Can a company that’s business model relies on an astonishingly high volume of waste ever be deemed truly sustainable?
In 2013, more than one thousand Bangladeshi garment workers were crushed to death as the nine-story factory they were working in came crashing down on top of them. Of the survivors, thousands were injured and more than one hundred lost limbs. Many relatives of those killed were never reunited with the bodies of their deceased loved ones.
The Rana Plaza factory collapse was a shocking wake-up call to the realities of the fashion industry. The vast majority of those that work in factories like Rana Plaza are women, who face astonishingly poor wages, unsafe working conditions, and backbreaking schedules – all so we in the developed nations can have a t-shirt for less than ten bucks.
[Image Caption: The scene after the Rana Plaza Collapse. Img Source: The Guardian]
Since this industrial disaster, fashion retailers have made attempts to become more transparent. Many companies have promised to put safeguards in place to better protect their workers, with hundreds signing on to the Accord on Fire and Building Safety In Bangladesh.
Oxfam believes for a company to be considered ethical, they should publish the locations of their factories to make it easy to check that their clothing is being made under safe and fair conditions. Every year, just in time for Christmas, Oxfam releases the names of those that have disclosed this information and those that haven’t, allowing consumers to vote with their dollars in the lead up to the festive season.
But does simply revealing where an item is made make it ethical?
The brands that have misbehaved enough to make the ‘naughty’ list were unsurprising, with the usual suspects like Top Shop and Zara making a feature. What’s a little more astonishing however is the brands that made the ‘nice’ list- in particular, kingpin of the fast fashion industry, ‘H&M’.
Fast fashion is disposable, worn once before it goes out of style, or bought because it looked okay and cost less than a cup of coffee. The idea that it could ever be considered ethical or sustainable is inherently flawed. Fashion once had four seasons, now we have more than 52 ‘micro-seasons’ annually. H&M stores get shipments of new styles every single day and produce more than 600 billion garments every year, yet it considers itself to be a leader in the ethical fashion sphere.
H&M are masters of marketing, so it’s easy to be fooled by the big bucks they inject into their glossy campaigns. In a continuing program, H&M encourages its shoppers to drop off unwanted clothes in return for a 15% discount voucher. According to Bloomberg, this figure is enough to allow the company to protect its profit margins while simultaneously boosting the chance of a new sale. Currently, a mere 1% of the material used by H&M is recycled fabric.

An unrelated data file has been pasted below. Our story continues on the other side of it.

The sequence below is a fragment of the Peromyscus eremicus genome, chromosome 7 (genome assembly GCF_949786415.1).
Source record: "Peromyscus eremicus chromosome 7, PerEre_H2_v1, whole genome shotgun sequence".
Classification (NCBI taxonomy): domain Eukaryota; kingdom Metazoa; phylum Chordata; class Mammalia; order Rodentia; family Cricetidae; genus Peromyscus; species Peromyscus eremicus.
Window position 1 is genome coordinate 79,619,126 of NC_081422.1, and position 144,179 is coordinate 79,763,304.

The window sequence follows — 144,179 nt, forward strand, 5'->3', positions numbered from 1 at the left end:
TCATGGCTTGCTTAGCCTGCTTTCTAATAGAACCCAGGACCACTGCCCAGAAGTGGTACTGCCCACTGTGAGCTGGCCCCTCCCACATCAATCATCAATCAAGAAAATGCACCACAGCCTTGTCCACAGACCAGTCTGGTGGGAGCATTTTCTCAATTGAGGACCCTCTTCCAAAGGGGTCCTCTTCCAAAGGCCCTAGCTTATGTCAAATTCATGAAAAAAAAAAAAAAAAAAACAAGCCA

H&M might be giving it their best shot, but it’s difficult to see how it’s possible for an industry that’s built on mass production and overconsumption to ever be considered sustainable. At the crux of it, they’re two completely opposing ideologies.
It’s not a naughty or nice list we need….
But a total overhaul of the way we consume, particularly when it comes to our clothing purchases. The fashion industry is the second biggest polluter in the world, yet the average Australian woman wears just a third of what’s in her wardrobe. Every five minutes, 9513 garments are thrown into British landfill. It’s easy to see from these figures there’s a big disconnect between our spending habits and what we actually need.
Lists like Oxfam’s ‘Naughty or Nice’ make it easy to see which brands are transparent and which are not, but they don’t take the environmental impacts of these retailers into account – making it easy for consumers to believe that any brand listed on the ‘nice’ list is a go-to option.
As we continue to buy, buy, buy the lines of ethics and sustainability begin to blur and we need to consider how the two come in to play before we make a purchase. We don’t need a $50 ruffled bell sleeved top to make us feel good (and in two months you’ll be wondering why you ever thought it was a good idea to channel your inner Austin Powers). Instead, we need to slow down, buy less and choose pieces that last.
Fast fashion retailer like H&M wants us to think they’re making strides in the environmental sector. Yet it is hard to see how a company that’s business model relies on an astonishingly high volume of waste could ever be deemed truly sustainable.
This article was originally written for 1 Million Women.